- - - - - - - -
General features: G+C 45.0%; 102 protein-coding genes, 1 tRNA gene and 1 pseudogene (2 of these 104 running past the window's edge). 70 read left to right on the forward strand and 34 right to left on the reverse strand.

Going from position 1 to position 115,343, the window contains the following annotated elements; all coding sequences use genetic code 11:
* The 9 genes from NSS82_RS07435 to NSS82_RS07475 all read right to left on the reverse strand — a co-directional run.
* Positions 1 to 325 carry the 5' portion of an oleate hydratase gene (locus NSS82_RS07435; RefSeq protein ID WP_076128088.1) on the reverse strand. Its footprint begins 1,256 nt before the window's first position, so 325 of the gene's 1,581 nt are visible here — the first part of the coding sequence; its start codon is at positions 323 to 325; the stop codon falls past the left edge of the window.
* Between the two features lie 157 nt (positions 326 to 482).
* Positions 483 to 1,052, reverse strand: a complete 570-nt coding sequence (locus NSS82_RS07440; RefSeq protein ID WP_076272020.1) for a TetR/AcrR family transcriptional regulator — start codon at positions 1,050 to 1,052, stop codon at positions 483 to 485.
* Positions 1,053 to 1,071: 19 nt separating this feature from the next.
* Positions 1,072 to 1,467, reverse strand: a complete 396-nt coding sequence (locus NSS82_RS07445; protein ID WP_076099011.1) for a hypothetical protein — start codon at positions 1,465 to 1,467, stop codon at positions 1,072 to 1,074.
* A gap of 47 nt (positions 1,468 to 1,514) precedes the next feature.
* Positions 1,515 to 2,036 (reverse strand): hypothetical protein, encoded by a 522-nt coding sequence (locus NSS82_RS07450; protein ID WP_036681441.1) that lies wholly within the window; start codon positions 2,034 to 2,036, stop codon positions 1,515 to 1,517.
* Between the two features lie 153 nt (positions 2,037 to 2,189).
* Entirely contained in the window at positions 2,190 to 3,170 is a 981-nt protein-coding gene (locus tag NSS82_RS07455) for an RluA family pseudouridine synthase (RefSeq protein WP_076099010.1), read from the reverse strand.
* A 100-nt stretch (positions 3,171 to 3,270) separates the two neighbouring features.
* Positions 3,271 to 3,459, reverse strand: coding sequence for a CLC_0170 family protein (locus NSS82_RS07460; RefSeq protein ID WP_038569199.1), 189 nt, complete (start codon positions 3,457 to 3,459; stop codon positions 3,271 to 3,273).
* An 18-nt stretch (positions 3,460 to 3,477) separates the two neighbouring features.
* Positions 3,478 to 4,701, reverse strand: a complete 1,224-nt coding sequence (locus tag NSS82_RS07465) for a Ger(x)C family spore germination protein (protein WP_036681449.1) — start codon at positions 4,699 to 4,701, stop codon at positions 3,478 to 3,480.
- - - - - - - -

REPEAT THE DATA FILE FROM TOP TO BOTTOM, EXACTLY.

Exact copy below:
General features: G+C 45.0%; 102 protein-coding genes, 1 tRNA gene and 1 pseudogene (2 of these 104 running past the window's edge). 70 read left to right on the forward strand and 34 right to left on the reverse strand.

Going from position 1 to position 115,343, the window contains the following annotated elements; all coding sequences use genetic code 11:
* The 9 genes from NSS82_RS07435 to NSS82_RS07475 all read right to left on the reverse strand — a co-directional run.
* Positions 1 to 325 carry the 5' portion of an oleate hydratase gene (locus NSS82_RS07435; RefSeq protein ID WP_076128088.1) on the reverse strand. Its footprint begins 1,256 nt before the window's first position, so 325 of the gene's 1,581 nt are visible here — the first part of the coding sequence; its start codon is at positions 323 to 325; the stop codon falls past the left edge of the window.
* Between the two features lie 157 nt (positions 326 to 482).
* Positions 483 to 1,052, reverse strand: a complete 570-nt coding sequence (locus NSS82_RS07440; RefSeq protein ID WP_076272020.1) for a TetR/AcrR family transcriptional regulator — start codon at positions 1,050 to 1,052, stop codon at positions 483 to 485.
* Positions 1,053 to 1,071: 19 nt separating this feature from the next.
* Positions 1,072 to 1,467, reverse strand: a complete 396-nt coding sequence (locus NSS82_RS07445; protein ID WP_076099011.1) for a hypothetical protein — start codon at positions 1,465 to 1,467, stop codon at positions 1,072 to 1,074.
* A gap of 47 nt (positions 1,468 to 1,514) precedes the next feature.
* Positions 1,515 to 2,036 (reverse strand): hypothetical protein, encoded by a 522-nt coding sequence (locus NSS82_RS07450; protein ID WP_036681441.1) that lies wholly within the window; start codon positions 2,034 to 2,036, stop codon positions 1,515 to 1,517.
* Between the two features lie 153 nt (positions 2,037 to 2,189).
* Entirely contained in the window at positions 2,190 to 3,170 is a 981-nt protein-coding gene (locus tag NSS82_RS07455) for an RluA family pseudouridine synthase (RefSeq protein WP_076099010.1), read from the reverse strand.
* A 100-nt stretch (positions 3,171 to 3,270) separates the two neighbouring features.
* Positions 3,271 to 3,459, reverse strand: coding sequence for a CLC_0170 family protein (locus NSS82_RS07460; RefSeq protein ID WP_038569199.1), 189 nt, complete (start codon positions 3,457 to 3,459; stop codon positions 3,271 to 3,273).
* An 18-nt stretch (positions 3,460 to 3,477) separates the two neighbouring features.
* Positions 3,478 to 4,701, reverse strand: a complete 1,224-nt coding sequence (locus tag NSS82_RS07465) for a Ger(x)C family spore germination protein (protein WP_036681449.1) — start codon at positions 4,699 to 4,701, stop codon at positions 3,478 to 3,480.